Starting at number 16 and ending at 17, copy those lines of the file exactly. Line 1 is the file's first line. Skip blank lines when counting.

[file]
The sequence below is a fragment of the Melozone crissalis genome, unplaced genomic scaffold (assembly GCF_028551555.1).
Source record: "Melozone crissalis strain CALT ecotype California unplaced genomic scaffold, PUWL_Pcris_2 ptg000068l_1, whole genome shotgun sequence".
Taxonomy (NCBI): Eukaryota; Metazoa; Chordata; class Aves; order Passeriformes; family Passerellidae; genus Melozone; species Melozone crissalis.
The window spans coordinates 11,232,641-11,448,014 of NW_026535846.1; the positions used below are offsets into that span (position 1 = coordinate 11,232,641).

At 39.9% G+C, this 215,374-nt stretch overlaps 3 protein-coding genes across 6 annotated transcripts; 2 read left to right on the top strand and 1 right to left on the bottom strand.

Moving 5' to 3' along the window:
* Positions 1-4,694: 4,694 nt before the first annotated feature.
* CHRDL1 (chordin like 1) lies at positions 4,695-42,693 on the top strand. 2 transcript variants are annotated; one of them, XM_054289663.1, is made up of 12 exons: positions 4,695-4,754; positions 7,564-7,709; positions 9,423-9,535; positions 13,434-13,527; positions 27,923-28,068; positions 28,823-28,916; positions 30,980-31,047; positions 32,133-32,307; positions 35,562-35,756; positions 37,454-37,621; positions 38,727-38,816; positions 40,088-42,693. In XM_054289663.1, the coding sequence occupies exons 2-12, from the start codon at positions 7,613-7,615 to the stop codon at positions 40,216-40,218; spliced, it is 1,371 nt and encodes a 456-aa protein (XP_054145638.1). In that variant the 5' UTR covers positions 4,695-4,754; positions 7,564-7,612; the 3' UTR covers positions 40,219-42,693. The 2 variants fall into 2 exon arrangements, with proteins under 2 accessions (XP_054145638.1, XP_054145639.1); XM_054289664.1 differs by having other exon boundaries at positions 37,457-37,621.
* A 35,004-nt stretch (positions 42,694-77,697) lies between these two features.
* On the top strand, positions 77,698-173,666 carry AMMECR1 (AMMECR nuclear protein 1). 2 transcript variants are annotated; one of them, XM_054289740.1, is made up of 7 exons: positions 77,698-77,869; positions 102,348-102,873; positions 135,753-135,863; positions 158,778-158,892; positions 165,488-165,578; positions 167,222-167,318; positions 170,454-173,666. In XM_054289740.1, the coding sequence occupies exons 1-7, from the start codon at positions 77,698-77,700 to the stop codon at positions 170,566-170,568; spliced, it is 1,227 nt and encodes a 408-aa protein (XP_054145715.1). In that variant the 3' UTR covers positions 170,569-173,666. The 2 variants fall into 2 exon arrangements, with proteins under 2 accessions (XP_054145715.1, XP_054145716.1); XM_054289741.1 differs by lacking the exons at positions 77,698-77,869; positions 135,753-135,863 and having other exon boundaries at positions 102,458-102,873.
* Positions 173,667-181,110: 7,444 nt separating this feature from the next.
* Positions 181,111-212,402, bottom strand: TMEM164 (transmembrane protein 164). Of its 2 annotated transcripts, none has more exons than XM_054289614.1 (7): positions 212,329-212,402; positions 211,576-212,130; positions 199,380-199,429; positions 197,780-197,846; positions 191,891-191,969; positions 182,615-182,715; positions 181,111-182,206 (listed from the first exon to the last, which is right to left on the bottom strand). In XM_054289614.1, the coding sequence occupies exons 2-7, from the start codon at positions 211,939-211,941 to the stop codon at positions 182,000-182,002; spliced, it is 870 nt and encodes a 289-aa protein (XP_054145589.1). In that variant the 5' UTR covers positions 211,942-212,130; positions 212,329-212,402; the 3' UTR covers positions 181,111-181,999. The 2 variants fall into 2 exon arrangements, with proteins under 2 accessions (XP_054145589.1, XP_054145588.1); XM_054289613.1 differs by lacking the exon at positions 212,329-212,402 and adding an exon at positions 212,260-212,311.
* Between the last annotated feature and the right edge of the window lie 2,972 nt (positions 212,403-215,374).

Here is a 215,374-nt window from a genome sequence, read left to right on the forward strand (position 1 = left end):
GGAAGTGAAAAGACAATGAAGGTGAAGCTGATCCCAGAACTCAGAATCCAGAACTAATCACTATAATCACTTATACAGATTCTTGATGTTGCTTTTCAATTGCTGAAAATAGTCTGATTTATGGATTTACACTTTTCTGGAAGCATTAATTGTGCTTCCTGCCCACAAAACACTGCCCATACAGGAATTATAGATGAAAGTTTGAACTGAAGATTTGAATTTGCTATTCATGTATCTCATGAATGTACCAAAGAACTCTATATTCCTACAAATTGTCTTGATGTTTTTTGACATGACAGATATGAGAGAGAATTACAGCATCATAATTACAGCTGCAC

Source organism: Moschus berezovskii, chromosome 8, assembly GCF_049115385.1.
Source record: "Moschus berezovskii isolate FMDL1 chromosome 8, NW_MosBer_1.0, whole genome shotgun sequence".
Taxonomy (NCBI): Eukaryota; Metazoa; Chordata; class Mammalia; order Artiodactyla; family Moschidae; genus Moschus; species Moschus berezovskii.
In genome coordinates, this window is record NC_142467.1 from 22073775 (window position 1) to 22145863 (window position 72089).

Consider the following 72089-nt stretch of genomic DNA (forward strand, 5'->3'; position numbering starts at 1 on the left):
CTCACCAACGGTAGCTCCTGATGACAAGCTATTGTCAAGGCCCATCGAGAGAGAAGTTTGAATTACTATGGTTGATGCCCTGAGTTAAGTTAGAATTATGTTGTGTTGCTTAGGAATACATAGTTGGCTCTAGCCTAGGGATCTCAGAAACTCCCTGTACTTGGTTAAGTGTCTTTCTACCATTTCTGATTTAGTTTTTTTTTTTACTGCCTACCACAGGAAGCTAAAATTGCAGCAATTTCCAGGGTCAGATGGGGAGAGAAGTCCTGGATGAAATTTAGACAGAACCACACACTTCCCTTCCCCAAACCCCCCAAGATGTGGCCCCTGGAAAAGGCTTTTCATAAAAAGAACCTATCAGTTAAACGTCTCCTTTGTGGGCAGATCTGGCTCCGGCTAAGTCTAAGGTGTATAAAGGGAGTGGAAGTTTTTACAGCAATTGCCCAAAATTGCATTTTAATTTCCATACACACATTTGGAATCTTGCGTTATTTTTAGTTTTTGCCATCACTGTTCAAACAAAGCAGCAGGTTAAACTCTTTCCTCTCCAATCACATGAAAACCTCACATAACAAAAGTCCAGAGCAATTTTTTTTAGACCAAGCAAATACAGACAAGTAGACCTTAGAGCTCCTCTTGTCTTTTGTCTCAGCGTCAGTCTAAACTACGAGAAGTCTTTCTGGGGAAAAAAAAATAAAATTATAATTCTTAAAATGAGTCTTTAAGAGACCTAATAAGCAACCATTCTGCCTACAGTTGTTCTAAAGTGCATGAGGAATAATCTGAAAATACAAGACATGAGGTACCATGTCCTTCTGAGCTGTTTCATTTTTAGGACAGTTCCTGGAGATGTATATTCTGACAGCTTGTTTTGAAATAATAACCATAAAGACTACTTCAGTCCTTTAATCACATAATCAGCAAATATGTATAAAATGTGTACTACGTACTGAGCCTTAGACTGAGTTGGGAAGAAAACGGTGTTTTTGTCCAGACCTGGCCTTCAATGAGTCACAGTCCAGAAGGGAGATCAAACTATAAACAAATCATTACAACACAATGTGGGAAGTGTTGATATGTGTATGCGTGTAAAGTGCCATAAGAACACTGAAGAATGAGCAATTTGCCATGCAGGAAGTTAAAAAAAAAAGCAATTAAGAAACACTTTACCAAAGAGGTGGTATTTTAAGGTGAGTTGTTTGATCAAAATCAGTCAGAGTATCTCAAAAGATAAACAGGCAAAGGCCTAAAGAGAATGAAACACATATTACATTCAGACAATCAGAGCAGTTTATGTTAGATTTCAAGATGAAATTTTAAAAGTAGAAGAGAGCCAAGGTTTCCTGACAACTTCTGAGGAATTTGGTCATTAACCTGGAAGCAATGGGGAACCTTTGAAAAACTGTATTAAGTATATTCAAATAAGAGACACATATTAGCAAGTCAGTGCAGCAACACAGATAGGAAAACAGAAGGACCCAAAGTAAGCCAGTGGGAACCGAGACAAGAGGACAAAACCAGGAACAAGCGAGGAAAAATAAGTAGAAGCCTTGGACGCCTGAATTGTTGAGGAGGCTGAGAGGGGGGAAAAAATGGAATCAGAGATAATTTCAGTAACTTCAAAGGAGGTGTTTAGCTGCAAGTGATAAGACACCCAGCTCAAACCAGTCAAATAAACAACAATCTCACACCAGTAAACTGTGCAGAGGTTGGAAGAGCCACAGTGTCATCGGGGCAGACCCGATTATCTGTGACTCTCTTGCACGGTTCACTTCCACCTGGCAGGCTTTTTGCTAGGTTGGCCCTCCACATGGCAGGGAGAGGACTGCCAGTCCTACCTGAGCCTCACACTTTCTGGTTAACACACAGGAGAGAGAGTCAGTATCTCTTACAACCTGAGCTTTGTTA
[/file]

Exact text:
Source organism: Moschus berezovskii, chromosome 8, assembly GCF_049115385.1.
Source record: "Moschus berezovskii isolate FMDL1 chromosome 8, NW_MosBer_1.0, whole genome shotgun sequence".